Obama is rightly emphasizing the reality that electricity is an input into nearly every good and service in households, villages, towns and national economies. A region in which 600 million out of 960 million are without power cannot possibly ignite, expand or sustain economic growth and development.
Actions matter more than words, but in his speech to Americans, Obama's words overshadowed his actions. He spoke to hearts and minds, outlining an aspirational set of shared values on immigration. His subtext was 'we're not there yet,' but speaking ten steps ahead of hearts and minds is how to get there.
In Canada, Liberals don't try to convince Conservatives they think alike. They try to find other Liberals and actually enforce Liberal policies. There's already a Conservative party, so why run opposite them if the goal is just to be a different version of them sans a few social issues? There's already another party doing that anyway.
In an unfortunate coincidence (or convenient bit of political timing) last night, on the eve of 9/11, President Obama addressed the world regarding the looming threat of ISIS and laid out America's plan to arm Syrian rebels and engage and destroy this group of extremists. It's too open and shut. ISIS is bad. Something must be done. We are going to do something about it. Not a word of how we got here. Not a moment to contemplate how the next step might create the next open and shut situation. Many regretful events led to the horror of September 11th and many more continue to happen as a consequence of it. To ignore this and go forward without learning a lesson from the price those people paid is a shame.
Harper and Abbott have to understand that we can no longer have economies that exist outside of the ecological limits of our planet. Our reliance and exploitation of fossil fuels is endangering our future as well as our present and it needs to end. We need to transition to green energy and we need to keep more fossil fuels, especially high-carbon fuels like the tar sands, in the ground.
With President Obama's call for a "pause" in the floundering if not failed Israeli-Palestinian peace negotiations, the U.S. gambit to use the promise of Jonathan Pollard's release as an incentive for talks has arguably now ended. The injection of Pollard's release -- the former U.S. naval intelligence analyst sentenced to life imprisonment in 1987 for passing secret documents to Israel -- as a bargaining chip should not have happened anyway and here is why.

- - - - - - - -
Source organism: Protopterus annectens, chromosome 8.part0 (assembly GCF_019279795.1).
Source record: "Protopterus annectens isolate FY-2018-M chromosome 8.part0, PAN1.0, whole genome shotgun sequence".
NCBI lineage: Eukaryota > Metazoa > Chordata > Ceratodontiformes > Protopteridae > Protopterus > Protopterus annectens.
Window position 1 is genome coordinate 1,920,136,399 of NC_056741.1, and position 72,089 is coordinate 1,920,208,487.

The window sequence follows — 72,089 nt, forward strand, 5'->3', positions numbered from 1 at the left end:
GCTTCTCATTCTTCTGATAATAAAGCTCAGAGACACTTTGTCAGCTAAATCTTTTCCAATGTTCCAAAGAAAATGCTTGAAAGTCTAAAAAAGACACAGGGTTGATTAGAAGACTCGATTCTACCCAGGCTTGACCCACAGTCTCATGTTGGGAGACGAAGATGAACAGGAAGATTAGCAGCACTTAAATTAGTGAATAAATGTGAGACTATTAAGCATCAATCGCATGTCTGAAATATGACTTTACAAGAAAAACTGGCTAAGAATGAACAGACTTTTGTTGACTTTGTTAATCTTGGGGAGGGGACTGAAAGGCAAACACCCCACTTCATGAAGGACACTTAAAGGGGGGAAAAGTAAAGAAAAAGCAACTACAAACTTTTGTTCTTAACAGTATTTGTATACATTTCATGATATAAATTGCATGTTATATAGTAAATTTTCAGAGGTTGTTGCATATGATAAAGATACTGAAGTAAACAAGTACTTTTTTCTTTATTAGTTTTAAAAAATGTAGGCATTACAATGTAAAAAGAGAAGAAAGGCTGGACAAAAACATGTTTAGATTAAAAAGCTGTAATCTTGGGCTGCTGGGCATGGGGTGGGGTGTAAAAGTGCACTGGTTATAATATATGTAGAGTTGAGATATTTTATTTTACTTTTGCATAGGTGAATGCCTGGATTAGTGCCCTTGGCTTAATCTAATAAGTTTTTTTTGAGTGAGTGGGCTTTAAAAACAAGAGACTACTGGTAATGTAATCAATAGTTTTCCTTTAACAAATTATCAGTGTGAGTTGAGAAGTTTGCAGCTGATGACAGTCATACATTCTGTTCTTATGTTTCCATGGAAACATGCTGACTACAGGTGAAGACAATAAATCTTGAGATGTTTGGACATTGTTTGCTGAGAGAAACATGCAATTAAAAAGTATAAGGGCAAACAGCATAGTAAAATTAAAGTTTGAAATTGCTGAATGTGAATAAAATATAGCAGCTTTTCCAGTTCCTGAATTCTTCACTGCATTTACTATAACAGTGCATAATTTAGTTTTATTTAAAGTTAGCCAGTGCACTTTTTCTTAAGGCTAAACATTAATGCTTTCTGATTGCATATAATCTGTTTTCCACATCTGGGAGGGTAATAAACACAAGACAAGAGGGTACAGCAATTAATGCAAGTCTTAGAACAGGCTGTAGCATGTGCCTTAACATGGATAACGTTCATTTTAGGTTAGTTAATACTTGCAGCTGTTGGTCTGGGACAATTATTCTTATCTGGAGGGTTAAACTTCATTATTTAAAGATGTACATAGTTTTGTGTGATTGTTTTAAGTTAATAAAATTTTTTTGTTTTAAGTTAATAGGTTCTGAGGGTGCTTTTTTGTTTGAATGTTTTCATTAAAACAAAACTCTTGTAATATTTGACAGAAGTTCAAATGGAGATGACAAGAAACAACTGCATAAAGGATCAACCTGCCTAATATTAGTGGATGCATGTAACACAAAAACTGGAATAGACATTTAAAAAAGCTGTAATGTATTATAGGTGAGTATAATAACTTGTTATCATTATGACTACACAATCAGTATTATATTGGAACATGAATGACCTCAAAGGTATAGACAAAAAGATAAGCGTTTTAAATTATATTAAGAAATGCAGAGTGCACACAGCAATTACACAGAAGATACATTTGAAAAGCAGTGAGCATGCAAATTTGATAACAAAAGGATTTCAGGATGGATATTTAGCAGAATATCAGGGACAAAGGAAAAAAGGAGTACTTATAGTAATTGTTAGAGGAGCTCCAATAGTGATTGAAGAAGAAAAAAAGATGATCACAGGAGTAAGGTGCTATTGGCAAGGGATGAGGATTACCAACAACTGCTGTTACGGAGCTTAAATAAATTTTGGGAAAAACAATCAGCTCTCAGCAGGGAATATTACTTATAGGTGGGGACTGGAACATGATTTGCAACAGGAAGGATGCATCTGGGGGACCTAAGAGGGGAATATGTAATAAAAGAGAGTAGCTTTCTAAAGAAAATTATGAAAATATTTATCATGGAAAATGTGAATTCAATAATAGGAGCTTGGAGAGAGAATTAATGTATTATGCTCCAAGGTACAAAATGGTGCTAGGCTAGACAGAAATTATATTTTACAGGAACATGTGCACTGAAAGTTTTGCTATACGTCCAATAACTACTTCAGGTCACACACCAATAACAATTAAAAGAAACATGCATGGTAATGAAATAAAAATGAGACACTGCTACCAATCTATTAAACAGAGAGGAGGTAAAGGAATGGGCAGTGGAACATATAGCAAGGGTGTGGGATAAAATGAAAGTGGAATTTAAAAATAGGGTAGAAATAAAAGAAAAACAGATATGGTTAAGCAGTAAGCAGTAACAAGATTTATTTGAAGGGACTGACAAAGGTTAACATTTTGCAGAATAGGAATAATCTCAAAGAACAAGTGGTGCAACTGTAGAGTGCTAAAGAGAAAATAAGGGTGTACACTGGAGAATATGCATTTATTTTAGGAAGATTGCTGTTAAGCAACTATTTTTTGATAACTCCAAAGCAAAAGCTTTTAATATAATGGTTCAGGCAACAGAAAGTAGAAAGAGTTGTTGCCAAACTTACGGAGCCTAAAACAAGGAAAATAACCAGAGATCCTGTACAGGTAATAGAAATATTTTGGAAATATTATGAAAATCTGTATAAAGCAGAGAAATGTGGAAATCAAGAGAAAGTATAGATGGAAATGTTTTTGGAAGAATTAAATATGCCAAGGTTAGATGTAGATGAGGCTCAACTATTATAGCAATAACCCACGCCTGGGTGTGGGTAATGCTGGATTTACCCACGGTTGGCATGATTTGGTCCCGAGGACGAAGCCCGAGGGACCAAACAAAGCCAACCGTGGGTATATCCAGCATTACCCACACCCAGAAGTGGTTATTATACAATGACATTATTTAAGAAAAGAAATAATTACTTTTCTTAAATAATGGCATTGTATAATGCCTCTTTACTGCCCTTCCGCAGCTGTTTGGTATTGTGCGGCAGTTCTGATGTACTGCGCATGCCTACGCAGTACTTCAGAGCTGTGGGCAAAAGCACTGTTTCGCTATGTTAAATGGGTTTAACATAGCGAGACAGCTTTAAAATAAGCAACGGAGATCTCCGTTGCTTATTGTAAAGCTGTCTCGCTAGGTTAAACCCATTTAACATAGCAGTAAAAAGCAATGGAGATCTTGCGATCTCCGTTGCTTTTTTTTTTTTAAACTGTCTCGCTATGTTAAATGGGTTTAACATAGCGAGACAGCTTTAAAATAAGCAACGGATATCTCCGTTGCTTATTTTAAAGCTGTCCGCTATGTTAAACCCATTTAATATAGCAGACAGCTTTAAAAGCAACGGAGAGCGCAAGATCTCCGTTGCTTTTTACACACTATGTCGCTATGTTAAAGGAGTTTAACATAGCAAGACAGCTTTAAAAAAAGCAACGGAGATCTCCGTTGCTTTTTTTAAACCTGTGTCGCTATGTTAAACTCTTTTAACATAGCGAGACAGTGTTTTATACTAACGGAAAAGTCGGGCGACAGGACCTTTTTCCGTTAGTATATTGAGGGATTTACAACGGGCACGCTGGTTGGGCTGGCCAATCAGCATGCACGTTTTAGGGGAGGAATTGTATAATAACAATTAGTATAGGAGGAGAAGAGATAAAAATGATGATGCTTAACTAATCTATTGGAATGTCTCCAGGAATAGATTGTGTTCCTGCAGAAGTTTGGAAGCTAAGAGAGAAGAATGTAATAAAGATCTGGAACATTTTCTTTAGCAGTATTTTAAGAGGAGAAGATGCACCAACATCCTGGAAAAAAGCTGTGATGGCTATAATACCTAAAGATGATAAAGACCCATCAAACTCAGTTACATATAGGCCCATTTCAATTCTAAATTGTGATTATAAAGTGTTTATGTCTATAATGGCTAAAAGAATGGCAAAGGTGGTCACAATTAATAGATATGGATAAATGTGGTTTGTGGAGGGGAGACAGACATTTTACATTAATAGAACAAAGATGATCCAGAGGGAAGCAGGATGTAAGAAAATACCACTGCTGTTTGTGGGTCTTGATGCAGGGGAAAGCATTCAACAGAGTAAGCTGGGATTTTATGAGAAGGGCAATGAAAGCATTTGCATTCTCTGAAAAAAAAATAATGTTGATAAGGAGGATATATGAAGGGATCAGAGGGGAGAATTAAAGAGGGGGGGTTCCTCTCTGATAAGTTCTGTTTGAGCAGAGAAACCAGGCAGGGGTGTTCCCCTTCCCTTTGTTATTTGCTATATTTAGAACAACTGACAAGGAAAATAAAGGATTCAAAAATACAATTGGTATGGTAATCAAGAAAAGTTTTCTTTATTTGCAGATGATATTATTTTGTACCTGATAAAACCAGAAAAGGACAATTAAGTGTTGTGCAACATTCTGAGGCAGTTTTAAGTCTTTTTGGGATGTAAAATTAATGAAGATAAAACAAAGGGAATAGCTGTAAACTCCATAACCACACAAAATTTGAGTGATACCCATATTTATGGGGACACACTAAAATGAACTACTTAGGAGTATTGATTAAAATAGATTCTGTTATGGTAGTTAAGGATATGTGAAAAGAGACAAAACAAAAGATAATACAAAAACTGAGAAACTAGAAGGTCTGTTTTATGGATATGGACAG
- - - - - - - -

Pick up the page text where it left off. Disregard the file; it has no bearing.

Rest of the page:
This ethic came under attack in the 20th century when Frans Boaz and Bertrand Russell introduced moral and cultural relativism. Boaz wrote there were no inferior or superior cultures, that all were equal and couldn't be ordered in an evolutionary scale. Russell believed the survival of democracy required tolerance and understanding of others.
A Keystone bomb would deliver several payloads: punishment toward anti-American Venezuela; proceeds toward Canada which buys more goods and services from the U.S. than the European Union does; punishment toward Russia by casting into the markets more Venezuelan oil and replacement of Venezuelan oil with Canadian oil that is $30 a barrel cheaper.
Crimea is a pity, and likely victimized by Moscow pressure, but the reality is that Ukraine is a failed state without a government, a constitution that can be enforced, an army that can be called upon to defend its people or an economy. If I lived in Crimea I'd vote for the devil I know (Moscow) rather than the devils to come (Kiev).
The West, and especially the English-speaking West, has wrongly taken sides in the present conflict in Ukraine. Instead of making empty promises or threats, our message should be clear and decisive: "What is happening in Ukraine is a matter that its population has to sort out for itself. But, if asked, we will work with all interested parties to mediate a speedy and peaceful resolution." No more, no less.
We're producing so much oil sands crude that we've overwhelmed cross-border pipeline capacity. Now the industry is stuck in a Catch-22. Profit margins have dropped dramatically. To reassure investors, bitumen miners talk about dramatically expanding production. But the more we produce, the more we exacerbate the supply glut.
Could rail realistically provide an alternative to the Keystone XL, aiding in the expansion of Canada's highly-polluting tar sands? The Keystone XL will undoubtedly support tar sands production, promote continued tar sands investment, and contribute to Canada's already-significant greenhouse gas output.
The G20 summit this week, and the growing Syrian catastrophe, underscores the reality that we are living in a G-zero world. The bonds that once held nations together have severed, and there is nothing close to an international consensus on any hot-button matter being discussed today. Welcome to the G-Zero world, where we exist in a geopolitical power vacuum as the west declines and emerging nations (China, India) concentrate on their own domestic problems. It may be this way for a long while.